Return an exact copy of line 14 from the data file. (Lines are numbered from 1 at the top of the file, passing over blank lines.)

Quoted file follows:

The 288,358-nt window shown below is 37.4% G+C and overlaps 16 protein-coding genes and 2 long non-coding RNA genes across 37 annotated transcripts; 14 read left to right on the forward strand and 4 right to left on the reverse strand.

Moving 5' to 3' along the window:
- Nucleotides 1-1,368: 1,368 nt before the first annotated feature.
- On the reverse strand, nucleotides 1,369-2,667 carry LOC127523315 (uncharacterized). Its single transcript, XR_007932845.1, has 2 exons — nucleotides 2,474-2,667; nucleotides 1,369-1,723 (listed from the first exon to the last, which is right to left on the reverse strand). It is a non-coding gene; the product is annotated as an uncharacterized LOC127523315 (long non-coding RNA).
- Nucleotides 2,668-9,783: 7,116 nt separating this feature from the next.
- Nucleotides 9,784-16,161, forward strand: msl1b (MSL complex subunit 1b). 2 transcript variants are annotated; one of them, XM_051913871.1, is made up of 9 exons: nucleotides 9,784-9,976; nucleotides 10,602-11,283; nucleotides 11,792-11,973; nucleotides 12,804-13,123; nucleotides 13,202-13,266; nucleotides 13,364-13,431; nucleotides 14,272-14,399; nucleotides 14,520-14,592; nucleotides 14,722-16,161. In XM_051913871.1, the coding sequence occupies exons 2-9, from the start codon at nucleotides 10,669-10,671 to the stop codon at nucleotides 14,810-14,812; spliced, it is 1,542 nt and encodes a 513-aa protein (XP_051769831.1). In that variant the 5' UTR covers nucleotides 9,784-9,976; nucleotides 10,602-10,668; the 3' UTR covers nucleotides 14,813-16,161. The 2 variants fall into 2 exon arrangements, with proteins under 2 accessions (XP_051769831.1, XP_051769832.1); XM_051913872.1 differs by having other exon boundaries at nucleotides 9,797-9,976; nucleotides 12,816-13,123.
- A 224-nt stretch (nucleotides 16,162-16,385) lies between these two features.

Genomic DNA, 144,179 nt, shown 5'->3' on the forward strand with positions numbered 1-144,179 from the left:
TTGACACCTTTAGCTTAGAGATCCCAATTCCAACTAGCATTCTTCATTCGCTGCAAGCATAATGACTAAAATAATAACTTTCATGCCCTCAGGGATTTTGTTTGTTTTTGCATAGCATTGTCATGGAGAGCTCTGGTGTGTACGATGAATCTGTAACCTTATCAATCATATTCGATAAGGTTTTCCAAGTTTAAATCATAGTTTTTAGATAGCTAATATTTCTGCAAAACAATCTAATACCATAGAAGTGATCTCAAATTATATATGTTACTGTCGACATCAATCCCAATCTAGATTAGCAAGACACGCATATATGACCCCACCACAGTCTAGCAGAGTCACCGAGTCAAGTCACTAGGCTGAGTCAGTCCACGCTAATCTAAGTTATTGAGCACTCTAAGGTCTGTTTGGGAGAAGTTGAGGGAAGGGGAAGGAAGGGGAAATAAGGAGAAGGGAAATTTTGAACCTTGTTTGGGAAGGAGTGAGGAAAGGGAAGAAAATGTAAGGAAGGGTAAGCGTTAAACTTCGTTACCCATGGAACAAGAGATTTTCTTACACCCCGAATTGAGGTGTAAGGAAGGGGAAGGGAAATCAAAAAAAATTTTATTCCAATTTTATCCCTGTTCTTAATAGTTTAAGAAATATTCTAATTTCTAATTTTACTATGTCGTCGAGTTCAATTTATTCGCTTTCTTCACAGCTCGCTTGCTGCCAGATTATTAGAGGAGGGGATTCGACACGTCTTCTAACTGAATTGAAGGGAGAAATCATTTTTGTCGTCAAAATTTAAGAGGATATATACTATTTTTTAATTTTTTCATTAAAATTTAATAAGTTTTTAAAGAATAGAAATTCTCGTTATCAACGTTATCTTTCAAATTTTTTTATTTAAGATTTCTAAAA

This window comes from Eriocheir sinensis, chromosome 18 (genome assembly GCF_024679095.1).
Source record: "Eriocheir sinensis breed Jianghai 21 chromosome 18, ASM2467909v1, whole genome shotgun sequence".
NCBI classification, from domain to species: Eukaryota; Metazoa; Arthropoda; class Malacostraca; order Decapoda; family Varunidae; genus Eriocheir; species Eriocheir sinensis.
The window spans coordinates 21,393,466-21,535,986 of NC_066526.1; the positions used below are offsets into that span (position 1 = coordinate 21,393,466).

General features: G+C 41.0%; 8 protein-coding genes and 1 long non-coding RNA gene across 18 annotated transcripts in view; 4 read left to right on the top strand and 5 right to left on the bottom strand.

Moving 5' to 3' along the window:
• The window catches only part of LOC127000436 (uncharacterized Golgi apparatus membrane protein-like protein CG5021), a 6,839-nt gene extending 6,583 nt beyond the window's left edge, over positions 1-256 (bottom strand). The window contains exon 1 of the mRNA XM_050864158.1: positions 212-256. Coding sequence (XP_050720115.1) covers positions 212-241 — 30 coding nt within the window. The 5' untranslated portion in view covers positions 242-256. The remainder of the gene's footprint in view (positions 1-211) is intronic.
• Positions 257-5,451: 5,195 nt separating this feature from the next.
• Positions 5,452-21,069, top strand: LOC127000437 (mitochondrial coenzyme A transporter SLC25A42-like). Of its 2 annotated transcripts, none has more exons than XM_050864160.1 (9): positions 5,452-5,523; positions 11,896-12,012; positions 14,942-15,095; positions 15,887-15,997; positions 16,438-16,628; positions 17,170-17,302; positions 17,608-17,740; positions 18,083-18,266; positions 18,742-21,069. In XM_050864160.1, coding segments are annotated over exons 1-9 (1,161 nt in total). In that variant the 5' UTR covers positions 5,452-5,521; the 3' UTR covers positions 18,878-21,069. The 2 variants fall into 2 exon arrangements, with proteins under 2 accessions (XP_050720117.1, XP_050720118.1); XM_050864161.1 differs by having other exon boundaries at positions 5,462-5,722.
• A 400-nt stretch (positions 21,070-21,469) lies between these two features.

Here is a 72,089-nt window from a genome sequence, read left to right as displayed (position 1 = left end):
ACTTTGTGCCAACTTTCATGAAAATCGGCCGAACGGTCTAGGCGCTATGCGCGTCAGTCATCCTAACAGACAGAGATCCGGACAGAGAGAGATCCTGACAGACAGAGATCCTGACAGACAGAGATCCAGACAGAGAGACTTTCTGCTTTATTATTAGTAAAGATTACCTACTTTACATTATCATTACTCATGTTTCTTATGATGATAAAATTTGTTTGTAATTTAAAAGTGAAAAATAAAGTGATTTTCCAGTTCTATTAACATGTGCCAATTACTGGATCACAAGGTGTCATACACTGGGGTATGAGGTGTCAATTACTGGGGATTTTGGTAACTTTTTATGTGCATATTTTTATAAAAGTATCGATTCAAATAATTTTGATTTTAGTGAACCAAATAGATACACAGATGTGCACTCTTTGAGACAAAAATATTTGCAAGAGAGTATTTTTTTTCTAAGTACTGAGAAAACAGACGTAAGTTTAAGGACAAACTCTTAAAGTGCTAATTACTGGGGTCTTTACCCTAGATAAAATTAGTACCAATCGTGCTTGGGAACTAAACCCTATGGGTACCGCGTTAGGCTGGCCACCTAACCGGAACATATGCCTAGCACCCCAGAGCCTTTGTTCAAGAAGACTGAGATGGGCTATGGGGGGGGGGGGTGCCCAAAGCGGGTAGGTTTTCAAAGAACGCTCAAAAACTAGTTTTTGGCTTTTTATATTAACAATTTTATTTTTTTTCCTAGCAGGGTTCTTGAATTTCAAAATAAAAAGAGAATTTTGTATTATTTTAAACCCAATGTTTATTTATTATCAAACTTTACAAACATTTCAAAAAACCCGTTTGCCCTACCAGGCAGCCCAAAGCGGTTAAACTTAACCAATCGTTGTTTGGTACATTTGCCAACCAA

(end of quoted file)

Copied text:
General features: G+C 41.0%; 8 protein-coding genes and 1 long non-coding RNA gene across 18 annotated transcripts in view; 4 read left to right on the top strand and 5 right to left on the bottom strand.